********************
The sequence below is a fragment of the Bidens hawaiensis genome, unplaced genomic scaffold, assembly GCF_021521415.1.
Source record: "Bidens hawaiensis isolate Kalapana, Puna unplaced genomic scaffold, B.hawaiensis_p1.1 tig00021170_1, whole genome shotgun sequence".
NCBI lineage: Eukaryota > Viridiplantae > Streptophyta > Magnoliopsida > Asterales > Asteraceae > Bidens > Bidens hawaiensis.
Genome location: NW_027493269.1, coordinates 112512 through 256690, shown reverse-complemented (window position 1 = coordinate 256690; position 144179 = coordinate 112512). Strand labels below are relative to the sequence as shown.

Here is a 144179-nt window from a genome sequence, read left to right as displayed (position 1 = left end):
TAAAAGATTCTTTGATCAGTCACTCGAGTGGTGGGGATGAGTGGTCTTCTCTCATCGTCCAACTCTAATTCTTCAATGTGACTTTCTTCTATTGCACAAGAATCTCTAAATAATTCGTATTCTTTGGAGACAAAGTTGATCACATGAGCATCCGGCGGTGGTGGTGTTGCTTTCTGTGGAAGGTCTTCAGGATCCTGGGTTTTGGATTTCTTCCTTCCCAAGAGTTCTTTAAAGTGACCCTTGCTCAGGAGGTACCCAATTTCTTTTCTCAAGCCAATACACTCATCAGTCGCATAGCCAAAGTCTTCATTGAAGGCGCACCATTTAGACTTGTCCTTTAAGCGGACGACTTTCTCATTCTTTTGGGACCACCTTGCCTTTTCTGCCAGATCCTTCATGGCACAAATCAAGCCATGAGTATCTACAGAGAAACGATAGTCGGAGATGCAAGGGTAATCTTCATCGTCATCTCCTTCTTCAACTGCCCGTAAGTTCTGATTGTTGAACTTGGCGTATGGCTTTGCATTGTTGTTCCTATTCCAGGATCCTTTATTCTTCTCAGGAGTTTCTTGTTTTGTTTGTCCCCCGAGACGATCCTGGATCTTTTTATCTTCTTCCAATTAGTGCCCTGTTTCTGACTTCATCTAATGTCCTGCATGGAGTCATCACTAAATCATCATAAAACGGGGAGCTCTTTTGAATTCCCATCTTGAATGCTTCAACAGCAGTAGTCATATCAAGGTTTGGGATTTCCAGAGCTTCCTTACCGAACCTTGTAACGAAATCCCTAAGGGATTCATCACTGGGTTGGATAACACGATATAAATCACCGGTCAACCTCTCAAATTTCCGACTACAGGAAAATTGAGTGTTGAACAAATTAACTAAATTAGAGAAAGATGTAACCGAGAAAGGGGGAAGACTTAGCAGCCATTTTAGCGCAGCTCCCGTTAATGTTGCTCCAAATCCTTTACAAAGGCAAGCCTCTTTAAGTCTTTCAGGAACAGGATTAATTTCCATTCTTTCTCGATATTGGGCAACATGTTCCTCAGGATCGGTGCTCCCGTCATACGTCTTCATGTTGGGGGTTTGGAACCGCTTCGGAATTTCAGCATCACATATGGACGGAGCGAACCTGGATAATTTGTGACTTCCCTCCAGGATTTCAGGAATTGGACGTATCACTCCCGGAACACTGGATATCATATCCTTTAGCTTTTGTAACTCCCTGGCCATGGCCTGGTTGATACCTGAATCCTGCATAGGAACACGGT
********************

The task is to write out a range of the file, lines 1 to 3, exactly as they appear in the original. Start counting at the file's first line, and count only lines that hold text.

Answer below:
The sequence below is a fragment of the Bidens hawaiensis genome, unplaced genomic scaffold, assembly GCF_021521415.1.
Source record: "Bidens hawaiensis isolate Kalapana, Puna unplaced genomic scaffold, B.hawaiensis_p1.1 tig00021170_1, whole genome shotgun sequence".
NCBI lineage: Eukaryota > Viridiplantae > Streptophyta > Magnoliopsida > Asterales > Asteraceae > Bidens > Bidens hawaiensis.